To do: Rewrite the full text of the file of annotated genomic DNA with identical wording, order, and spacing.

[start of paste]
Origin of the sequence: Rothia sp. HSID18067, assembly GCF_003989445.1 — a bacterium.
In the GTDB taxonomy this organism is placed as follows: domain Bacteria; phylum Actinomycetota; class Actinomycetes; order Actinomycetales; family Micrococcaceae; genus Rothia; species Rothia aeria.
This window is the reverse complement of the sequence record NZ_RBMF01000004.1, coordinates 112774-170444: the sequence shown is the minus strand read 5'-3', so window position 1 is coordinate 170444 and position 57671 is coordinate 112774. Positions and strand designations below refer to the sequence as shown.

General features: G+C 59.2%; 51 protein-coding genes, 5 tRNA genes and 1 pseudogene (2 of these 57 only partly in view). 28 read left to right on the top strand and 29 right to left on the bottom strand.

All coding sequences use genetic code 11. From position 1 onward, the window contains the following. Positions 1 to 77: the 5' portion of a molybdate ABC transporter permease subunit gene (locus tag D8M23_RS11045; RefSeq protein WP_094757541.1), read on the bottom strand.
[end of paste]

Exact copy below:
Origin of the sequence: Rothia sp. HSID18067, assembly GCF_003989445.1 — a bacterium.
In the GTDB taxonomy this organism is placed as follows: domain Bacteria; phylum Actinomycetota; class Actinomycetes; order Actinomycetales; family Micrococcaceae; genus Rothia; species Rothia aeria.
This window is the reverse complement of the sequence record NZ_RBMF01000004.1, coordinates 112774-170444: the sequence shown is the minus strand read 5'-3', so window position 1 is coordinate 170444 and position 57671 is coordinate 112774. Positions and strand designations below refer to the sequence as shown.

General features: G+C 59.2%; 51 protein-coding genes, 5 tRNA genes and 1 pseudogene (2 of these 57 only partly in view). 28 read left to right on the top strand and 29 right to left on the bottom strand.

All coding sequences use genetic code 11. From position 1 onward, the window contains the following. Positions 1 to 77: the 5' portion of a molybdate ABC transporter permease subunit gene (locus tag D8M23_RS11045; RefSeq protein WP_094757541.1), read on the bottom strand.